Although consolidation of memory in the IC is considered to be over within hours, judged by loss of vulnerability to amnesic agents (7), we wondered whether the vulnerability to ZIP reflects a longer consolidation process (8). We administered ZIP at various times 3 to 25 days after training, followed by CTA testing. The PKMζ inhibitor blocked memory at all time points tested [(Fig. 1B); P < 0.001 for the difference between ZIP groups at 3 days and 7 days and the controls, P < 0.005 for the difference between the 25 days group and control]. There is no evidence, therefore, for closure of a consolidation window even after several weeks. The effect of ZIP on long-term memory is rapid [within 2 hours at most; (Fig. 1B), at 3 and 7 days] and is not eliminated by intensifying training [(Fig. 1B), at 25 days after two successive CTA trainings to the same taste].

To exclude the possibility that the effect of the inhibitor is unique to the CS used, we replaced saccharin with glycine. ZIP was administered 3 days after training. Scrambled inactive ZIP was used as control (1). A test 1 day later showed an aversion index (AI) = 74.7 ± 6.5 in the ZIP group, and 98.2 ± 1.05 in the control (n = 8 each, P < 0.005). The effect is thus not unique to the CS used and requires inhibition of PKMζ activity.

In the experiments above, ZIP was administered before the first test. Because reactivation-induced reconsolidation may reinforce the memory trace (911), we wondered whether retrieval under conditions that promote reconsolidation (8) might render the trace immune to PKMζ inhibition. We subjected rats to two CTA training sessions, a day apart, followed by a test a week later [before ZIP, AI = 94.5 ± 2.76, n = 10; before vehicle, AI = 95.5 ± 2.24, n = 8; F(1,16) < 1]. We then delivered ZIP a day after the test, and retested a day later. The effect of ZIP was not eliminated [after ZIP, 58.68 ± 7.9; after vehicle, 92.1 ± 3.8; F(1,16) = 12.27, P < 0.005].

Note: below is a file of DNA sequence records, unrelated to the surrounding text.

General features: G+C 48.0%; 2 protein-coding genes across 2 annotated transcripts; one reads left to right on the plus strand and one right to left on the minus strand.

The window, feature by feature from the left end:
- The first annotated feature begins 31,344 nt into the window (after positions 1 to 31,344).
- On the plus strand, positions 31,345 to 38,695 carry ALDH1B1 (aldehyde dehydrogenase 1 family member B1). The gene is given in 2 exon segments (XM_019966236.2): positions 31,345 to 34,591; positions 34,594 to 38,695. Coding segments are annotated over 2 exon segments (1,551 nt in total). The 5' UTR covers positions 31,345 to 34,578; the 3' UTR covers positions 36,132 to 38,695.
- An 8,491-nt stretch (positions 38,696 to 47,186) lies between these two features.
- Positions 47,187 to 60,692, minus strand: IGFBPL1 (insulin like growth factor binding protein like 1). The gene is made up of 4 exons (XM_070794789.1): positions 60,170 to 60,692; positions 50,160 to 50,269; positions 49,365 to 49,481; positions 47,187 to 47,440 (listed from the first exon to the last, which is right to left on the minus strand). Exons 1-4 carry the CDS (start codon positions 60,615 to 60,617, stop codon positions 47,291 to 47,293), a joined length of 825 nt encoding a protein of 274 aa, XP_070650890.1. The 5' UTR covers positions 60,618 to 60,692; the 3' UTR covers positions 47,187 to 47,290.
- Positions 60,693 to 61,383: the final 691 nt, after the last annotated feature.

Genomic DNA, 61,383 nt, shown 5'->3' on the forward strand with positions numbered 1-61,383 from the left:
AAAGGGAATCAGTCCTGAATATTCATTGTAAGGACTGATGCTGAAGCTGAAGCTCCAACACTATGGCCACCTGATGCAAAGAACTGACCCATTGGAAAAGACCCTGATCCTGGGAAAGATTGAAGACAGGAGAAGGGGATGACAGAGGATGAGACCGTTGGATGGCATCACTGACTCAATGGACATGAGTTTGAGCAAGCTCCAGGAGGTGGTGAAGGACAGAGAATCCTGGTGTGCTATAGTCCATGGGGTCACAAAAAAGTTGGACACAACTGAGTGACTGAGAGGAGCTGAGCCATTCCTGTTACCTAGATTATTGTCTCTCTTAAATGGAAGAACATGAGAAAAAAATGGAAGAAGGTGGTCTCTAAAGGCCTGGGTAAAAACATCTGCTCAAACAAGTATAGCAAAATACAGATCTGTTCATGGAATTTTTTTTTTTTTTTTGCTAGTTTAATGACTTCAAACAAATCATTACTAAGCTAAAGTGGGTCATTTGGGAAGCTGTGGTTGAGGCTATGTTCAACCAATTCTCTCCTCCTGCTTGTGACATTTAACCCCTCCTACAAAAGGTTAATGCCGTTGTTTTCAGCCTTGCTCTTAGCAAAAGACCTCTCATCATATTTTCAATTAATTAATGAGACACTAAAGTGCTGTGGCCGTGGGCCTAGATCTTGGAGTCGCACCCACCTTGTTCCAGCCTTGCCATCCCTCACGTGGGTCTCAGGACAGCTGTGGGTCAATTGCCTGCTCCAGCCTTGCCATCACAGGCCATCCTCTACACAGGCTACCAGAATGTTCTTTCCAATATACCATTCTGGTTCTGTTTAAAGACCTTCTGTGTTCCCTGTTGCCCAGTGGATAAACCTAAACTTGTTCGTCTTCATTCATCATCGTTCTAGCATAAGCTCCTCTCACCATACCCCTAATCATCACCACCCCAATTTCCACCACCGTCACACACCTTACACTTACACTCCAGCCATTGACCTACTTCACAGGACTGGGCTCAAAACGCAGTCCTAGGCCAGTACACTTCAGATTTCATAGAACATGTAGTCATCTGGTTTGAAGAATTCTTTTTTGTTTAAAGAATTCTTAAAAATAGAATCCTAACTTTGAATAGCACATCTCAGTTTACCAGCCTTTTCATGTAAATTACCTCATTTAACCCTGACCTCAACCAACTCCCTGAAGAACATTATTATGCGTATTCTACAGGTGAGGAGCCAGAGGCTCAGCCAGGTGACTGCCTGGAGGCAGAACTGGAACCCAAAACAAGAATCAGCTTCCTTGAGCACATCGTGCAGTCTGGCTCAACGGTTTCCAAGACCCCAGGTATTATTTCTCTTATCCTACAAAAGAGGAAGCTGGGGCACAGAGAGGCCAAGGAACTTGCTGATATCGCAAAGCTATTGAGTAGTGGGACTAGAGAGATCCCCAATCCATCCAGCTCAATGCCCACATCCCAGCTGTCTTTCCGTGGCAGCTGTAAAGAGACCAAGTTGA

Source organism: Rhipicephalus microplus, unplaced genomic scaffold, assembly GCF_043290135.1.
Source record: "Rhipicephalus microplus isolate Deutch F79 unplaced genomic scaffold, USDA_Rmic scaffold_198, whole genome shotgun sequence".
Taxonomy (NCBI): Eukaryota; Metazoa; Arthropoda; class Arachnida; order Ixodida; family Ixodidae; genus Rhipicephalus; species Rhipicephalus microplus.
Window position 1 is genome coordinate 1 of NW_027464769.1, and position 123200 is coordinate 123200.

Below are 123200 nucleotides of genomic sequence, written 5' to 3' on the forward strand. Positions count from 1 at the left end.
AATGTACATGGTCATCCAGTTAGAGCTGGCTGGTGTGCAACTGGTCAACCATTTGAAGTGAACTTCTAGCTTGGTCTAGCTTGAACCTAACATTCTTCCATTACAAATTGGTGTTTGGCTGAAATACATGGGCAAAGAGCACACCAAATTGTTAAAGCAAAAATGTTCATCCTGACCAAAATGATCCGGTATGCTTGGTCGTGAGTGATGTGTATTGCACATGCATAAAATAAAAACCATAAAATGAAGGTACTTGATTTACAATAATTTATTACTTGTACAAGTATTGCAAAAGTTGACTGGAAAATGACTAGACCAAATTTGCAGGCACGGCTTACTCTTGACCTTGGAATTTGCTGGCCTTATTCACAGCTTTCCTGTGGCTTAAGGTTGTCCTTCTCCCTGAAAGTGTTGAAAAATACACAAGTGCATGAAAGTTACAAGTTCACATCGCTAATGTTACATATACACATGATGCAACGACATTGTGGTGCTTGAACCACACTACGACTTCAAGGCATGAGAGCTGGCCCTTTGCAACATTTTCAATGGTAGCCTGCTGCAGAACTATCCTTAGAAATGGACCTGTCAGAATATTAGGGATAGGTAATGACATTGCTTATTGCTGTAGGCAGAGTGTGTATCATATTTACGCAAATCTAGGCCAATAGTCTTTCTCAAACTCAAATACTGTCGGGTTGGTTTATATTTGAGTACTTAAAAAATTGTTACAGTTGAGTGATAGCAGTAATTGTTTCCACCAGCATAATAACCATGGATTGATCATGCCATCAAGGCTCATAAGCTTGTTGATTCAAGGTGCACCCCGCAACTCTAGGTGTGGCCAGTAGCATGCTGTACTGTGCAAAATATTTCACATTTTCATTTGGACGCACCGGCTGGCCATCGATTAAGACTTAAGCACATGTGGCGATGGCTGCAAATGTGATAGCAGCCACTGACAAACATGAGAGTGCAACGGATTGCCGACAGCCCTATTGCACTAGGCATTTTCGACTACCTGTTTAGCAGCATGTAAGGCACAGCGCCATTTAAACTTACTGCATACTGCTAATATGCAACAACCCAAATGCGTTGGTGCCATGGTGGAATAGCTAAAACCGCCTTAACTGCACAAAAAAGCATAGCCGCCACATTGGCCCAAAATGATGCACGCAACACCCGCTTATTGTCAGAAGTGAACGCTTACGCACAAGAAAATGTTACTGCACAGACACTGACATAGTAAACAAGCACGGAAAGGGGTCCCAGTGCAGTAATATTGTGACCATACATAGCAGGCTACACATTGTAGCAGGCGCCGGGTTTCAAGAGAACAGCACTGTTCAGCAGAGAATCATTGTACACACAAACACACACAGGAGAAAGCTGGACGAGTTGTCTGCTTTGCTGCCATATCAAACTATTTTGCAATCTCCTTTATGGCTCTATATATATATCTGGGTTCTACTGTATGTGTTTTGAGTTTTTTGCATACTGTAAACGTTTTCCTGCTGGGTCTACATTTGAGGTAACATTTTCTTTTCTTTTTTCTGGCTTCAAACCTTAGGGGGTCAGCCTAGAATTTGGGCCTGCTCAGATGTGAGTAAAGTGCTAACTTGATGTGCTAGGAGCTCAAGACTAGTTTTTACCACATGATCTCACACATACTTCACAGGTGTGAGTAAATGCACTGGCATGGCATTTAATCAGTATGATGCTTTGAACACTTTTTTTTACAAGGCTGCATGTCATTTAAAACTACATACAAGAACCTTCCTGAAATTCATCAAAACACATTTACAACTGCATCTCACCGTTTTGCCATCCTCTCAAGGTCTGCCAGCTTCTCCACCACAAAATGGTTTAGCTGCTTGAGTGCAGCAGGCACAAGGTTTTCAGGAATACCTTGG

To examine the possibility that the inhibitor blocks memory performance only transiently, we continued testing ZIP-treated rats over time, to unveil spontaneous recovery, and in addition, after about 2 weeks, reapplied the unconditioned stimulus (UCS) to elicit potential reinstatement. None of these manipulations yielded evidence for recovered memory in the ZIP group (Fig. 1C). Repeated-measures ANOVA on days 4 and 12 (the no-test interval, in which spontaneous recovery might occur) shows significant group effect, F(1,12) = 5.79, P < 0.05, and a trend toward group × test interaction, F(1,12) = 4.29, P = 0.06. Post hoc comparisons reveal nonsignificant difference between groups on test day 4 (P = 0.28), but significant difference on day 12 (P < 0.01). All in all this indicates spontaneous recovery in the control but not in the ZIP group. The lack of expected extinction in the control between days 12 and 14 (paired t test, P = 0.84) suggests a reinstatement effect. No evidence for an effect from UCS reapplication was observed in the ZIP group.